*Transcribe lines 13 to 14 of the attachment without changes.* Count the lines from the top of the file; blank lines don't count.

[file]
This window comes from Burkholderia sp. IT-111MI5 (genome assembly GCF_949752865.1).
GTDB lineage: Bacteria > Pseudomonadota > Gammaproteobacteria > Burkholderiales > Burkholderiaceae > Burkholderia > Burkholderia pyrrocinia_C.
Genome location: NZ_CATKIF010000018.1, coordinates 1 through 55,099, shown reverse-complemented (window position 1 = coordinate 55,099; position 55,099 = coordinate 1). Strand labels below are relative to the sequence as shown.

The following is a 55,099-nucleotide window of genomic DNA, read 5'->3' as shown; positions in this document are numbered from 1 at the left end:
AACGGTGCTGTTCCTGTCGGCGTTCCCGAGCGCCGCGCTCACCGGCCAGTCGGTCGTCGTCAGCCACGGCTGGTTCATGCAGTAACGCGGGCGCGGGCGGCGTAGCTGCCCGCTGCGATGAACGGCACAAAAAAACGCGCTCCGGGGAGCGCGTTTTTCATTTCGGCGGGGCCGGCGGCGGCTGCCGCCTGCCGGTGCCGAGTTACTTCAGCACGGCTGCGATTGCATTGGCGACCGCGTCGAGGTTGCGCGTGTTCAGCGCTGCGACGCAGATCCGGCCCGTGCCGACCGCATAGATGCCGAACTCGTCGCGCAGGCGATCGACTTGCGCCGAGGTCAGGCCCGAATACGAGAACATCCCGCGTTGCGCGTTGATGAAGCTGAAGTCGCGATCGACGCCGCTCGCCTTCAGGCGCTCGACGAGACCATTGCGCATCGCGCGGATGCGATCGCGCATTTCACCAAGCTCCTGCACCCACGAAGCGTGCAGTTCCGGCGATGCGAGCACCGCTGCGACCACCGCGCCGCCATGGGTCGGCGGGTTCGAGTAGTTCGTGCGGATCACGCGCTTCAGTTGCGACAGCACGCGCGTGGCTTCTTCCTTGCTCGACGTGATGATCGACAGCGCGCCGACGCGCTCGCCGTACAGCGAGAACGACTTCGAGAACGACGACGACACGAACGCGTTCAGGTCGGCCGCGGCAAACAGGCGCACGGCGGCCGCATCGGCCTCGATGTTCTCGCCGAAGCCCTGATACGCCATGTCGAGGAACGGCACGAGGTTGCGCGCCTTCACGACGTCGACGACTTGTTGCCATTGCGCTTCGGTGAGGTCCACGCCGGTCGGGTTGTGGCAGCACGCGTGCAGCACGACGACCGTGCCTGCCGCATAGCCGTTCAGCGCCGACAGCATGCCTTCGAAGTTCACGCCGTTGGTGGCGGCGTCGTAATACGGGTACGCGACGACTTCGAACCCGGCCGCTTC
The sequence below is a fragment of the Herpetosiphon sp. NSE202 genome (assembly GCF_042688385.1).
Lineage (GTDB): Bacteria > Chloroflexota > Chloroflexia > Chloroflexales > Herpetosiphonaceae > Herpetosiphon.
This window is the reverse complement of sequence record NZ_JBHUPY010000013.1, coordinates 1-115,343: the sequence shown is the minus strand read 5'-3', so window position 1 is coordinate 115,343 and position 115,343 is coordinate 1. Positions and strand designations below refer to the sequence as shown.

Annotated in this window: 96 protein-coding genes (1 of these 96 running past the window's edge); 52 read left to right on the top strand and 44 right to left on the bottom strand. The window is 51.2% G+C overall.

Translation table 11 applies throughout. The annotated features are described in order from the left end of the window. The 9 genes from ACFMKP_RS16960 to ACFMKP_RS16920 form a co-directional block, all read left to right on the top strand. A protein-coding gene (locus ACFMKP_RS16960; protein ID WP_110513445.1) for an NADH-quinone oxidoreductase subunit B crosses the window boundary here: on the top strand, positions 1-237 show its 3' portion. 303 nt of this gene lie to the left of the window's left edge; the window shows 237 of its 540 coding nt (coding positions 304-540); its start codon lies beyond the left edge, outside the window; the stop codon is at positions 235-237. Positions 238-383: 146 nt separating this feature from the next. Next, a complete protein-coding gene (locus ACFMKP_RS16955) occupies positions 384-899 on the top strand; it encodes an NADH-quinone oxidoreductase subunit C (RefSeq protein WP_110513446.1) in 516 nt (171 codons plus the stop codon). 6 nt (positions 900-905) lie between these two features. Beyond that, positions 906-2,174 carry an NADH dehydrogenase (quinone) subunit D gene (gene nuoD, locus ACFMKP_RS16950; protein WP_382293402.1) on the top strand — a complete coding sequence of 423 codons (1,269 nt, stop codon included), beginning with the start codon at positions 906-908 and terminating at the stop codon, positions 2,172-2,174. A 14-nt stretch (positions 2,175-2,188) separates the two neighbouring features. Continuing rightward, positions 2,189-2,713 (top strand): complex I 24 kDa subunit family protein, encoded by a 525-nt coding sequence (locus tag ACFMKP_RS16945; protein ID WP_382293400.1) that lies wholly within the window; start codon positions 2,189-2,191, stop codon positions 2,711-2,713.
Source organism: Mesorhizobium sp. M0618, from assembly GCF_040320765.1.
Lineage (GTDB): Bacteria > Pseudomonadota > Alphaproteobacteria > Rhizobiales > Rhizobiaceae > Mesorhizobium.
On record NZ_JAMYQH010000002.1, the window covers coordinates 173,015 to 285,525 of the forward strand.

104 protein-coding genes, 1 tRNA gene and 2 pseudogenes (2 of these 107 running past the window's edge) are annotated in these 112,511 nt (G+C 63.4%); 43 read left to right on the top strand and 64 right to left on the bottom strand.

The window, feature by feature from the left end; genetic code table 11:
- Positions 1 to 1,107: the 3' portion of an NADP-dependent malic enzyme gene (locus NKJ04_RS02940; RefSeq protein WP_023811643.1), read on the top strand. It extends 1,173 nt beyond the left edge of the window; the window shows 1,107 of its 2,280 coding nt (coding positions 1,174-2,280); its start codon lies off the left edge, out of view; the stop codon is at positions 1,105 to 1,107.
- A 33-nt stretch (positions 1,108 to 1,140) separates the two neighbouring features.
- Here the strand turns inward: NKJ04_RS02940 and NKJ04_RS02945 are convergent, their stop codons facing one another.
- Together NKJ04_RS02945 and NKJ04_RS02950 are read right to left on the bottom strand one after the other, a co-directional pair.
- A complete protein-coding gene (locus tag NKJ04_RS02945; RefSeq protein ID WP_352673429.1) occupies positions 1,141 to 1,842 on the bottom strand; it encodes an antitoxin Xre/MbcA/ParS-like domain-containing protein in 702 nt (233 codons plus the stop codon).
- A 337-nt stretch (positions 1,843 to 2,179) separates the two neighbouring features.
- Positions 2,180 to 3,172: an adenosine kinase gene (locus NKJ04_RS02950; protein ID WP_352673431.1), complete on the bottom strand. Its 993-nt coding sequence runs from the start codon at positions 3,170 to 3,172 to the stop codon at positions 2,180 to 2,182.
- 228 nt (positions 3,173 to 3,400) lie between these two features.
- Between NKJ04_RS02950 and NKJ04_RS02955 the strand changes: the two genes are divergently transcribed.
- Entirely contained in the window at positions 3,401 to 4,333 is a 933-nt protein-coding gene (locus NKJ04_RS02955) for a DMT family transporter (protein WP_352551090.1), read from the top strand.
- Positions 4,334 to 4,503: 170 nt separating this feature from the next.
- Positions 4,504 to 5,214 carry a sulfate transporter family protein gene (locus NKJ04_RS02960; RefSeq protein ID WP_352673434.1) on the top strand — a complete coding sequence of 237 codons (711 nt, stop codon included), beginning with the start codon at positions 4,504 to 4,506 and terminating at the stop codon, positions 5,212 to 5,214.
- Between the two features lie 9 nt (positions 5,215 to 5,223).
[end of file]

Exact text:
On record NZ_JAMYQH010000002.1, the window covers coordinates 173,015 to 285,525 of the forward strand.

104 protein-coding genes, 1 tRNA gene and 2 pseudogenes (2 of these 107 running past the window's edge) are annotated in these 112,511 nt (G+C 63.4%); 43 read left to right on the top strand and 64 right to left on the bottom strand.